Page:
4K Random Read/Write
We precondition the 12Gb/s HGST Ultrastar SSD800MM for 18,000 seconds, or five hours, receiving reports on several parameters of workload performance every second. We then plot this data to illustrate the drives' descent into steady state.
This chart consists of 36,000 data points. This is a dual-axis chart with the IOPS on the left and the latency on the right. The dark blue dots signify IOPS during the test, and the light blue dots are latency measurements during the test period. We place latency data in a logarithmic scale to bring it into comparison range. The lines through the data scatter are the average during the test. This type of testing presents standard deviation and maximum/minimum I/O in a visual manner.
Note that the IOPS and Latency figures are nearly mirror images of each other. This illustrates the point that high-granularity testing can give our readers a good feel for the latency distribution by viewing IOPS at one-second intervals. This should be in mind when viewing our test results below.
We also provide histograms for further latency granularity. This downward slope of performance happens very few times in the lifetime of the device, typically during the first few hours of use, and we present the precondition results only to confirm steady state convergence.
Each QD for every parameter tested includes 300 data points (five minutes of one second reports) to illustrate the degree of performance variability. The line for each QD represents the average speed reported during the five-minute interval.
4K random speed measurements are an important metric when comparing drive performance, as the hardest type of file access for any storage solution to master is small-file random. One of the most sought-after performance specifications, 4K random performance is a heavily marketed figure.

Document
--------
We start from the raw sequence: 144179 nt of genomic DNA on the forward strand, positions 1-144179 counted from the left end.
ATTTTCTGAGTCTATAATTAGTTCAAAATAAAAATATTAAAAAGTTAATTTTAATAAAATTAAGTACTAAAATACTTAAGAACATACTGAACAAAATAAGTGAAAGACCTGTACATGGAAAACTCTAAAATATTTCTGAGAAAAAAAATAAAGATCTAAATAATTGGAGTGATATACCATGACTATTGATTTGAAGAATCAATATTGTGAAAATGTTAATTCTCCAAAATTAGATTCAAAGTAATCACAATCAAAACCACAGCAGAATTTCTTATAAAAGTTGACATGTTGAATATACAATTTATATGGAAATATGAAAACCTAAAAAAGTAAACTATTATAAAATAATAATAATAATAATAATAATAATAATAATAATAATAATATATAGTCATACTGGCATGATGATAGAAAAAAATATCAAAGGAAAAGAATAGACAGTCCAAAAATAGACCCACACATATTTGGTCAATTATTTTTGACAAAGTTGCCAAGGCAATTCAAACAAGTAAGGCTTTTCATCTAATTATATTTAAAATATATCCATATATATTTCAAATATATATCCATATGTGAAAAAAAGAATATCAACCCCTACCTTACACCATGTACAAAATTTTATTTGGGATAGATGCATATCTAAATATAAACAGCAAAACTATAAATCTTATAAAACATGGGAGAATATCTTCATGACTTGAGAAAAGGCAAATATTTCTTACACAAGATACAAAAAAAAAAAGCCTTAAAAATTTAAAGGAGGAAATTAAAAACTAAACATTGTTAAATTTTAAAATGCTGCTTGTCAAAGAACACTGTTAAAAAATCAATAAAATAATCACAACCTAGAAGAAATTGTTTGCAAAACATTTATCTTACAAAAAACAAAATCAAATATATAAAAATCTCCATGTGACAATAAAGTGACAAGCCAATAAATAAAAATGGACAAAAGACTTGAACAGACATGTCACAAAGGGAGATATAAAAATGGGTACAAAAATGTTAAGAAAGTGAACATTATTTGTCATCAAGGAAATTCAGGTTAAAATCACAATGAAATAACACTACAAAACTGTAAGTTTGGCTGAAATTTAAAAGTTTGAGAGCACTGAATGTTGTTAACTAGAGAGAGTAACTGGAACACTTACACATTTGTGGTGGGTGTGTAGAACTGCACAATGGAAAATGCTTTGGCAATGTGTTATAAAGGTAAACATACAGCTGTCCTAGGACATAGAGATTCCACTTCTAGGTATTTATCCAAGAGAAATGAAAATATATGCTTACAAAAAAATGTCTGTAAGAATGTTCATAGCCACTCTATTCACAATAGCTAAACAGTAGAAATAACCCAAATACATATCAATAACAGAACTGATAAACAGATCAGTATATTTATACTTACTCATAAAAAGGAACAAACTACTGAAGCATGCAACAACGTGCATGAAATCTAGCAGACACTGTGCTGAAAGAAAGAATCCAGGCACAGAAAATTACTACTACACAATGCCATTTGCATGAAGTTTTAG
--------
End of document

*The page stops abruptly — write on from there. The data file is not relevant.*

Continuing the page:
The HGST SSD800MM tops the chart with an amazing average of 147,429 IOPS at QD256. The Toshiba PX02SMF080 produces an average of 124,224 IOPS at QD256, followed by the SMART Optimus with an average of 100,290 IOPS at QD256 in dual port mode. The Optimus has the tightest read pattern with the least variability, but HGST takes off with 47,000 more IOPS in performance. The SSD800MM really hits its stride with the highest load at QD256.
Garbage collection routines are more pronounced in heavy write workloads, leading to more performance variability.
The HGST SSD800MM leads the test pool with an average of 64,487 IOPS at QD256. The SMART Optimus averages 44,326 IOPS at QD256, the Toshiba 12Gb/s averages 27,165 IOPS at QD256, but significant performance variability muddies the performance picture. The HGST SSD800MM easily wins in this test.
Our write percentage testing illustrates the varying performance of each solution with mixed workloads. The 100% column to the right is a pure write workload of the 4K file size, and 0% represents a pure 4K read workload.
The HGST Ultrastar leads this test with very strong performance across the board in the mixed read/write testing. The PX02SMF080 and the Optimus juggle second place. With the higher-endurance SSD800MH providing 100,000 write IOPS in steady state, this dominating performance gap would be even higher.
The HGST SSD600MM has a very tightly defined latency range with 64.75% (12,460,267 I/O's) landing at 2-4ms, and 33.31% (6,410,093 I/O's) in the 4-6ms range.
We record the power consumption measurements during our precondition run. We calculate the stated average results during the last five minutes of the test, after the device has settled into steady state.
The HGST averages 7.49 Watts, very close with the Optimus with an average of 7.51 Watts. The Toshiba sports significantly lower power consumption with an average of 5.63.
IOPS to Watts measurements are generated from data recorded during our precondition run, and the stated average is from the last five minutes of the test.
The HGST SSD800MM provides a great IOPS-to-Watts ratio of 8,396 IOPS per Watt. This is nearly double the 12Gb/s Toshiba PX02SMF080, which averages 4,843 write IOPS per Watt. The Optimus averages 5,906 write IOPS per Watt.
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